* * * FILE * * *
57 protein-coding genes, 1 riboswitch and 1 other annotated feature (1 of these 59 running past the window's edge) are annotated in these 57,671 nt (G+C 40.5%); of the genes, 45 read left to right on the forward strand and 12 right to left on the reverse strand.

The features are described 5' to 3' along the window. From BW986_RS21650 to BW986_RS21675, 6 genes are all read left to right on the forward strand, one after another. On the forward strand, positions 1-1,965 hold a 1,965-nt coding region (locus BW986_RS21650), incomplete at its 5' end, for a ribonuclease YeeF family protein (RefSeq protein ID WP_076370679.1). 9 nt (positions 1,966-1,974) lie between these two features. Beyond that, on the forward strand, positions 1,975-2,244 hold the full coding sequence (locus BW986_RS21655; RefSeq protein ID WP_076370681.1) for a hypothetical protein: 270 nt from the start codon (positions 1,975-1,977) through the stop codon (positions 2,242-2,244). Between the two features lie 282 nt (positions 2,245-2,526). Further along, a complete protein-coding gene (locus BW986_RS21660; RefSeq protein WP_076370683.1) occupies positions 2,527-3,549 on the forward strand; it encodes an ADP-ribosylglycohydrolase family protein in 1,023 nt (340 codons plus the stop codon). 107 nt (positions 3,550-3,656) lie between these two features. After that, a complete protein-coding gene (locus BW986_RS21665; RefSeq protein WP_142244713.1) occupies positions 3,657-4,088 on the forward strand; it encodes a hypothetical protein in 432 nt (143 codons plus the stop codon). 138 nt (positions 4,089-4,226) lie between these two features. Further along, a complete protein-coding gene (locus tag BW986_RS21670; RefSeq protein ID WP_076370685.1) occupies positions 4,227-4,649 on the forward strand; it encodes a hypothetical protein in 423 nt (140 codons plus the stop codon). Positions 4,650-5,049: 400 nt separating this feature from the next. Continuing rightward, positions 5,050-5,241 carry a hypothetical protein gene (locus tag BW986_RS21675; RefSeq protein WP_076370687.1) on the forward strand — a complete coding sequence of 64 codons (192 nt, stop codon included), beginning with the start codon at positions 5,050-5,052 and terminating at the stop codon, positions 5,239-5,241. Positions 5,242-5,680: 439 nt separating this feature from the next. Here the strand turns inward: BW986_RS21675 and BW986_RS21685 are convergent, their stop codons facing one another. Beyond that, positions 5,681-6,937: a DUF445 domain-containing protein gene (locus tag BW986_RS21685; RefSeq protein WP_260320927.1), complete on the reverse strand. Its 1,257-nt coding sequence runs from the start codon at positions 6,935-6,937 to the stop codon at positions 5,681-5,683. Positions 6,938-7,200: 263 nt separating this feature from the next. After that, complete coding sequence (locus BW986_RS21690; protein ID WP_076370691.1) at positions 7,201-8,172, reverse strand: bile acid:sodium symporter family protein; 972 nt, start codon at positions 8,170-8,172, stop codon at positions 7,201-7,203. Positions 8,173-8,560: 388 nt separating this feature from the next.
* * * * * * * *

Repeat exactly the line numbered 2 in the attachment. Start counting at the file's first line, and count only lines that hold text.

The features are described 5' to 3' along the window. From BW986_RS21650 to BW986_RS21675, 6 genes are all read left to right on the forward strand, one after another. On the forward strand, positions 1-1,965 hold a 1,965-nt coding region (locus BW986_RS21650), incomplete at its 5' end, for a ribonuclease YeeF family protein (RefSeq protein ID WP_076370679.1). 9 nt (positions 1,966-1,974) lie between these two features. Beyond that, on the forward strand, positions 1,975-2,244 hold the full coding sequence (locus BW986_RS21655; RefSeq protein ID WP_076370681.1) for a hypothetical protein: 270 nt from the start codon (positions 1,975-1,977) through the stop codon (positions 2,242-2,244). Between the two features lie 282 nt (positions 2,245-2,526). Further along, a complete protein-coding gene (locus BW986_RS21660; RefSeq protein WP_076370683.1) occupies positions 2,527-3,549 on the forward strand; it encodes an ADP-ribosylglycohydrolase family protein in 1,023 nt (340 codons plus the stop codon). 107 nt (positions 3,550-3,656) lie between these two features. After that, a complete protein-coding gene (locus BW986_RS21665; RefSeq protein WP_142244713.1) occupies positions 3,657-4,088 on the forward strand; it encodes a hypothetical protein in 432 nt (143 codons plus the stop codon). 138 nt (positions 4,089-4,226) lie between these two features. Further along, a complete protein-coding gene (locus tag BW986_RS21670; RefSeq protein ID WP_076370685.1) occupies positions 4,227-4,649 on the forward strand; it encodes a hypothetical protein in 423 nt (140 codons plus the stop codon). Positions 4,650-5,049: 400 nt separating this feature from the next. Continuing rightward, positions 5,050-5,241 carry a hypothetical protein gene (locus tag BW986_RS21675; RefSeq protein WP_076370687.1) on the forward strand — a complete coding sequence of 64 codons (192 nt, stop codon included), beginning with the start codon at positions 5,050-5,052 and terminating at the stop codon, positions 5,239-5,241. Positions 5,242-5,680: 439 nt separating this feature from the next. Here the strand turns inward: BW986_RS21675 and BW986_RS21685 are convergent, their stop codons facing one another. Beyond that, positions 5,681-6,937: a DUF445 domain-containing protein gene (locus tag BW986_RS21685; RefSeq protein WP_260320927.1), complete on the reverse strand. Its 1,257-nt coding sequence runs from the start codon at positions 6,935-6,937 to the stop codon at positions 5,681-5,683. Positions 6,938-7,200: 263 nt separating this feature from the next. After that, complete coding sequence (locus BW986_RS21690; protein ID WP_076370691.1) at positions 7,201-8,172, reverse strand: bile acid:sodium symporter family protein; 972 nt, start codon at positions 8,170-8,172, stop codon at positions 7,201-7,203. Positions 8,173-8,560: 388 nt separating this feature from the next.